Later On

A blog written for those whose interests more or less match mine.

Understanding the Turbulence Buffeting the Trump Train

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Josh Marshall writes at TPM:

In the Trump bubble crowd sizes at his rallies are the most effective barometer of public opinion. They mean he’ll win. Polls are dumb, especially when they show he’s losing. He opposed the Iraq War before there was even an Iraq. Public opinion is defined by the mix of white nationalists and white sad sacks who populate his Twitter feed. As I noted, this is all the mindset of the high pressure sale, a spun up reality that exists with little necessary connection to anything outside the bubble of the sale. It’s not counter-reality, just indifferent to reality.

But Trump now needs to operate with and collaborate with people who will face real electorates in November. They know a modern presidential campaign requires $1 billion dollars of funding. They still know it does after Trump insists it only requires $50 million. No one outside the Trump fact bubble believes that.

Here we get back to the simple, critical difference between between the primaries and the general election. Trump supporters exist entirely within the Trump fact bubble. They were more than sufficient to win the Republican primaries. They either believe his claims or are indifferent to their accuracy. The Trump world is based on a self-contained, self-sustaining bullshit feedback loop. Trump isn’t racist. He’s actually the least racist person in America. Hispanics aren’t offended by his racist tirades against Judge Curiel. He’s going to do great with Hispanics! Didn’t you see the new Hispanics for Trump Facebook page? He’ll put California in play and it won’t even be that hard.

Trump can say he’s going to get historically high numbers of African-American votes, but the worried Republican officials he’s talking to know that’s nonsense after he says it just as much as they did before he said it.

Trump’s problem is that the general election puts him in contact with voters outside the Trump bubble and just as important necessary allies (all Republican office holders) who rely on voters outside the Trump fact bubble. Not that many maybe, but enough of them. . .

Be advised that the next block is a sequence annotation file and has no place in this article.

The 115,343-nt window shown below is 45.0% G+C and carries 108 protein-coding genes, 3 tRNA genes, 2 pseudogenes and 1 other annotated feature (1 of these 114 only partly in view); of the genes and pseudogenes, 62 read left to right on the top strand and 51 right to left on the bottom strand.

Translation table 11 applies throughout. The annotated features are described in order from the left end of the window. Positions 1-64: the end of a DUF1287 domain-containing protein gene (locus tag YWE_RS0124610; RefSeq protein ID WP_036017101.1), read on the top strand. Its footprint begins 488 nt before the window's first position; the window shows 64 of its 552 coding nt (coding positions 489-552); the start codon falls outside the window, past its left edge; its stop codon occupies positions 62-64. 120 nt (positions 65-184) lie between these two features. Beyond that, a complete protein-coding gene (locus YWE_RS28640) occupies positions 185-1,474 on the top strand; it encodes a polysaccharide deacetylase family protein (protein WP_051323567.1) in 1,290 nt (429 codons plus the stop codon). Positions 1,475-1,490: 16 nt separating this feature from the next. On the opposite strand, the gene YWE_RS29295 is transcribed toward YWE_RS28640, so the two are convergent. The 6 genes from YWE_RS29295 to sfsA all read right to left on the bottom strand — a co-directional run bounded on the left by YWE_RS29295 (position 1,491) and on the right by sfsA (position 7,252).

Continue reading.

Kevin Drum comments on this editorial, and his comment is worth reading. In his post Drum notes:

. . . Like a one-joke comic trying to move up from the local nightclub circuit Trump is bombing now that he’s facing a more cosmopolitan audience. And that prompts me once again to share Al Franken’s description of what happened to high-flyer Rush Limbaugh in the early 90s when he decided to see if he could move beyond the narrow confines of his radio show:

Whenever he’s ventured outside the secure bubble of his studio, the results have been disastrous. In 1990, Limbaugh got what he thought was his chance at the big time, substitute hosting on Pat Sajak’s ailing CBS late night show. But the studio wasn’t packed with pre-screened dittoheads. When audience members started attacking him for having made fun of AIDS victims, he panicked, and they had to clear the studio. A CBS executive said, “He came out full of bluster and left a very shaken man. I had never seen a man sweat as much in my life.”

Limbaugh later apologized for joking about AIDS and promised to “not make fun of the dying.” But by early ’94, he had forgotten the other lesson: he needs a stacked deck. This time disaster struck on the Letterman show. The studio audience turned hostile almost immediately after Rush compared Hillary Clinton’s face to “a Pontiac hood ornament.” Evidently, that’s the kind of thing that kills with the dittoheads, but Letterman’s audience wasn’t buying. . .

Written by LeisureGuy

19 June 2016 at 10:06 am

Posted in Election, GOP

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